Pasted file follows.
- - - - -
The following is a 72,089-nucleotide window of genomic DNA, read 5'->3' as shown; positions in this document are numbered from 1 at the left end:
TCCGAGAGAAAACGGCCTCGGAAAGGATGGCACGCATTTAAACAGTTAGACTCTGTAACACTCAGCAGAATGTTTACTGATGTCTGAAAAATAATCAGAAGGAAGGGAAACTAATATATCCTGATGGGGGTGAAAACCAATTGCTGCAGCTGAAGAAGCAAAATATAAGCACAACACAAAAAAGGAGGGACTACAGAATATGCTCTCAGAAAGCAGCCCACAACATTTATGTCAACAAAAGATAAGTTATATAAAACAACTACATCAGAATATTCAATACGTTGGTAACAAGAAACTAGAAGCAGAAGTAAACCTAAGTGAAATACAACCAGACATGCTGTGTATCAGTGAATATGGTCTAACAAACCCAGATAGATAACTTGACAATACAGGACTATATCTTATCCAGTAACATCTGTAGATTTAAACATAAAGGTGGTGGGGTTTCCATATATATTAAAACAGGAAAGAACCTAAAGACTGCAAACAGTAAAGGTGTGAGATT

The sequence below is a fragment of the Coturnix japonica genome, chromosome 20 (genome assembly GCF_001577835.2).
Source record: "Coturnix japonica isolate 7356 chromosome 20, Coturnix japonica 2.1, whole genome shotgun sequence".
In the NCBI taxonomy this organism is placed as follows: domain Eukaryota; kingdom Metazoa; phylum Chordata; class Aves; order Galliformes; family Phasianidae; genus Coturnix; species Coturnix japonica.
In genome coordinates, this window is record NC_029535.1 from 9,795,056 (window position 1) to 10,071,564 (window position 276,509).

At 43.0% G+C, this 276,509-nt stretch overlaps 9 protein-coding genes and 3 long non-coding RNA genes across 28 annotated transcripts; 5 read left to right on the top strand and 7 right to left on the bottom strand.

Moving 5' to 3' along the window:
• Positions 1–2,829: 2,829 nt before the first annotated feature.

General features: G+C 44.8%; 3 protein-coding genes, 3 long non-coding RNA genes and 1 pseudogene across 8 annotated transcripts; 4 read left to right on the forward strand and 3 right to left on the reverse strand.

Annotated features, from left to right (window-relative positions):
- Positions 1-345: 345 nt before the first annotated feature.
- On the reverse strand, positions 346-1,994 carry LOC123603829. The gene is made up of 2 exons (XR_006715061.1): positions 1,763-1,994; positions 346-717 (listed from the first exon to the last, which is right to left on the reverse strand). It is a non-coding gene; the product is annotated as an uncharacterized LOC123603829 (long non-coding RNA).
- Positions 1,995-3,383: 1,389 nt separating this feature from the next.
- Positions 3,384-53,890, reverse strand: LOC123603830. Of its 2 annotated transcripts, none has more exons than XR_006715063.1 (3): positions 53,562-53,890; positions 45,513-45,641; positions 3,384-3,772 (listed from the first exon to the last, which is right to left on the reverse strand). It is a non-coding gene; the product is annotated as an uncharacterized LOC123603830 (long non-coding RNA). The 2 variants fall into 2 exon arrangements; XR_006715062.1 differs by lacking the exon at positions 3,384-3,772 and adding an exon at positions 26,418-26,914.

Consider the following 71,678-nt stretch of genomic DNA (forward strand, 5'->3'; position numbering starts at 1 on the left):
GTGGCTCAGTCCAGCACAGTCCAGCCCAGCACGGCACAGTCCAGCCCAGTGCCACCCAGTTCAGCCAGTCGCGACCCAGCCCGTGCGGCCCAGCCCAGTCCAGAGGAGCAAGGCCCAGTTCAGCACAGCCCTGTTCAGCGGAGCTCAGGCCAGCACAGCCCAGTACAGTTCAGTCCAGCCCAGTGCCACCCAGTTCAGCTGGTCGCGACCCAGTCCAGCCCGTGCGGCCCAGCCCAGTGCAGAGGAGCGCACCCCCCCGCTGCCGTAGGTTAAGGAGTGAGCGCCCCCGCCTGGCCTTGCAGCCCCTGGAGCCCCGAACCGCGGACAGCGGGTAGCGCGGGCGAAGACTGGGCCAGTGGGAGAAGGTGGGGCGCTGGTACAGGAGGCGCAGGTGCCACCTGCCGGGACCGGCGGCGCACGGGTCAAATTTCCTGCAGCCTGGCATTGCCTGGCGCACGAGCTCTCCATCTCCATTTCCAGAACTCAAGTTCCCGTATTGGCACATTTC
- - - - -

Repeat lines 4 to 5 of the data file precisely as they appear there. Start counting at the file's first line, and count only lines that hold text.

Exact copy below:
Source record: "Coturnix japonica isolate 7356 chromosome 20, Coturnix japonica 2.1, whole genome shotgun sequence".
In the NCBI taxonomy this organism is placed as follows: domain Eukaryota; kingdom Metazoa; phylum Chordata; class Aves; order Galliformes; family Phasianidae; genus Coturnix; species Coturnix japonica.